Sunday, May 06, 2007

High Definition Mistakes

I'm going to refrain from a cute headline using "Digg" in some trite way.

In any case, if you're not up on the story of Digg and the HD-DVD stuff, you can find that in a bunch of other places. But here is just a little of my own analysis.

First, over on the BusinessWeek Tech blog Rob Hof tries to argue that this is a test of Web 2.0. He's wrong (though, he is correct that it's a test of Digg). Even if Digg gets sued out of existence something else will crop up in its place and that's the true power of Web 2.0. A number of sites are already trying to out-Digg Digg, so that is almost guaranteed. Over on ZDNet, Steve O'Hear tries to make the argument that Digg messed this one up big-time from a PR perspective, suggesting that the executives (Read: Kevin Rose) should have just stated the reason why the information was pulled down and that would have not lead to much. He's partially right.

Meanwhile, back on, Cliff Edwards points out that the AACS licensing body messed up by sending around notices "asking" that information be pulled down. They did, in effect, draw more attention to something they could have let die. They're not the only group that does this.

In any case, the real lesson here is that DRM encryption is going to be an arms race and those playing in the sandbox better get used to it. Hackers WILL try to find a way to break just about everything that comes up and then they WILL spread the word.

After all, sharing and collaborating on information is what Web 2.0 is all about.

Wednesday, May 02, 2007

Does anyone think this stuff through?

Today I got a new LG cell phone. For the 20 minutes I've used it I like it. I know people rave about all the features of cell phones, but for me it's basically just a phone that I can use to call my wife and say "do I need to get a kid before I come home from work?"

This one has all sorts of neat features (like a music player that I can guarantee I'll never use) and Bluetooth. I figured I'd get a Bluetooth headset to go with my Bluetooth enabled phone. In fact, I thought I may as well get the LG version just so it all matches and works together well.

So I charge my phone, set it up and then open the headset. That needs charging too, which is fine. But then I noticed that the charger for my LG headset, which is sold alongside my LG phone, is a different size. So I can't interchange them. Meaning that when I'm mobile, which is, after all, what a mobile phone is all about, I must carry TWO chargers. Also, these chargers are positioned perfectly to take up extra space on a powerstrip. So on the strip my wife and I use to charge our various phones and MP3 players I get to use one less plug.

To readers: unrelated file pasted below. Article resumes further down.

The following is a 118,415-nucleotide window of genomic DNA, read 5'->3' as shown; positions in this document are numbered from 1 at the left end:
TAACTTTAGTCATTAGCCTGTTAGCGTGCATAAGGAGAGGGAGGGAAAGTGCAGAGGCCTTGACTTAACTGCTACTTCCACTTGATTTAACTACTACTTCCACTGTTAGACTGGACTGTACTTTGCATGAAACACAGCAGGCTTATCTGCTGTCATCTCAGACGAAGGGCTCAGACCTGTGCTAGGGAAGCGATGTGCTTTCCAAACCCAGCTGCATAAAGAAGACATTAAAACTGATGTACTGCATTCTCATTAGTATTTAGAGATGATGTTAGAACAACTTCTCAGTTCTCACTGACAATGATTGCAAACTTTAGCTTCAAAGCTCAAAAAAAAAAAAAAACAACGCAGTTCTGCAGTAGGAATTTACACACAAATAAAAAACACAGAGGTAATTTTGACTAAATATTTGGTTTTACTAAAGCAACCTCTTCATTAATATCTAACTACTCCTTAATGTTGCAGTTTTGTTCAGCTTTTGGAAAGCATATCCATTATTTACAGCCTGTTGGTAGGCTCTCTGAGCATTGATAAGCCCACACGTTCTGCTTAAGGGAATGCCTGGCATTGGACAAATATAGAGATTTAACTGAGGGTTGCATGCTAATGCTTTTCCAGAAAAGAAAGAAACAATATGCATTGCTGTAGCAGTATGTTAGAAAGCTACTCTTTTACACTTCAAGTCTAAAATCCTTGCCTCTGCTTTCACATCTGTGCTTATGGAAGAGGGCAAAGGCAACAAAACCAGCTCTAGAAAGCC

Thanks LG. Great phone, but you really need to think this stuff through a little better. Why can't everyone just get along and standardize on the small USB slot for power?

Tuesday, May 01, 2007

Building the Community

I was talking to Doug Haslam the other day about the idea that in this blogging world people are talking to themselves. That is, the same group of people keep talking to the same group, we all nod in agreement then go off in our lives and try to convince others. And we can't figure out why the others "don't get it." His idea stemmed from a Chris Brogan post on the topic.

A key problem is the currency of the link. Because links are what make a blog rise in the search engine stats links become (over) valued. So we need to talk with ourselves in order to make ourselves important to the god that is Google.

But if we ignore Google (and Technorati and just about every other search engine out there) and start to look at what we have around us, things get more interesting. When Kristine and I started one of the first things we did was to tell our neighbors. We also sent emails around on our school mailing lists, so we brought in parents. We weren't looking for bloggers, we wanted members of the community. We did a little by way of traditional blogger marketing (writing on our own blogs, sending to Universal Hub, etc.) but we didn't go digging for links that would drive our rankings.

Things built over time and they continue to do so. Yes, links from other blogs do drive traffic, but most of our traffic remains organic. Without the community we're nothing. I don't care if anyone in Newton reads blogs, I just care that they care about Newton. Nothing else really matters. In fact, when Newton recently found itself among the "bloggiest" communities, Boston Globe Cyberscenes reporter Ralph Ranalli joked that we did so without much help from his column (we love you anyway, Ralph... we're happy you're a reader and sometime contributor).

So, let's extend this into the business world. When we talk about social networking we keep thinking in terms of technology. Yes, technology makes this easier but think about a user group. People attend user group meetings not only to learn about the latest a company has to offer, but also to network with their colleagues. The major change is that technology lets this networking happen at any time and from any location, not just every December in Vegas.

Yes, we need to stop talking to ourselves, but more importantly we need to stop thinking in terms of "online communities" and start thinking in terms of "communities that can benefit from the technology."